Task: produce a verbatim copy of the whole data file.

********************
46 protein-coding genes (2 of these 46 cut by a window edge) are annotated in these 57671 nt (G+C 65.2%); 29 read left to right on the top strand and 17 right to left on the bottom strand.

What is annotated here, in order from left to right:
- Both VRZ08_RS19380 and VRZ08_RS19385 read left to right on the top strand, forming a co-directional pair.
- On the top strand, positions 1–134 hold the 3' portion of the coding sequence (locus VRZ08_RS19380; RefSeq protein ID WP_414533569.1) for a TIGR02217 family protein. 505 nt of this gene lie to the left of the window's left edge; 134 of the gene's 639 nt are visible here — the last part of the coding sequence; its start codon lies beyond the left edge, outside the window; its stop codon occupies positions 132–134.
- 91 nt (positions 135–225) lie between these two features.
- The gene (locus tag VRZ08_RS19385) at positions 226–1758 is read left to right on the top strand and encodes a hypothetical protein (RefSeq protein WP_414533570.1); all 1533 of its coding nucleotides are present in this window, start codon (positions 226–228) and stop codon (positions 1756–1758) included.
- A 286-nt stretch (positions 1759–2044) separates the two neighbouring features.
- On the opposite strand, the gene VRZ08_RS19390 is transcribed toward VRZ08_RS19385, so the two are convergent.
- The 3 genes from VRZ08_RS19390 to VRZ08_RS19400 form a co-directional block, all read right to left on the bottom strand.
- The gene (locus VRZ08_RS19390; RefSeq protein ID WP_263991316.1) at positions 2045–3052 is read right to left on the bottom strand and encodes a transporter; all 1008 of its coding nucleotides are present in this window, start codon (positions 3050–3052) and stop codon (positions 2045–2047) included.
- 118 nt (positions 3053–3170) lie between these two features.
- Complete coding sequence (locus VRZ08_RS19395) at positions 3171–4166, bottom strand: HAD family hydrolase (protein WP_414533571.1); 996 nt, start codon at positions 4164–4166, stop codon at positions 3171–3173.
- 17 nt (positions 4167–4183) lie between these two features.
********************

46 protein-coding genes (2 of these 46 cut by a window edge) are annotated in these 57671 nt (G+C 65.2%); 29 read left to right on the top strand and 17 right to left on the bottom strand.

What is annotated here, in order from left to right:
- Both VRZ08_RS19380 and VRZ08_RS19385 read left to right on the top strand, forming a co-directional pair.
- On the top strand, positions 1–134 hold the 3' portion of the coding sequence (locus VRZ08_RS19380; RefSeq protein ID WP_414533569.1) for a TIGR02217 family protein. 505 nt of this gene lie to the left of the window's left edge; 134 of the gene's 639 nt are visible here — the last part of the coding sequence; its start codon lies beyond the left edge, outside the window; its stop codon occupies positions 132–134.
- 91 nt (positions 135–225) lie between these two features.
- The gene (locus tag VRZ08_RS19385) at positions 226–1758 is read left to right on the top strand and encodes a hypothetical protein (RefSeq protein WP_414533570.1); all 1533 of its coding nucleotides are present in this window, start codon (positions 226–228) and stop codon (positions 1756–1758) included.
- A 286-nt stretch (positions 1759–2044) separates the two neighbouring features.
- On the opposite strand, the gene VRZ08_RS19390 is transcribed toward VRZ08_RS19385, so the two are convergent.
- The 3 genes from VRZ08_RS19390 to VRZ08_RS19400 form a co-directional block, all read right to left on the bottom strand.
- The gene (locus VRZ08_RS19390; RefSeq protein ID WP_263991316.1) at positions 2045–3052 is read right to left on the bottom strand and encodes a transporter; all 1008 of its coding nucleotides are present in this window, start codon (positions 3050–3052) and stop codon (positions 2045–2047) included.
- 118 nt (positions 3053–3170) lie between these two features.
- Complete coding sequence (locus VRZ08_RS19395) at positions 3171–4166, bottom strand: HAD family hydrolase (protein WP_414533571.1); 996 nt, start codon at positions 4164–4166, stop codon at positions 3171–3173.
- 17 nt (positions 4167–4183) lie between these two features.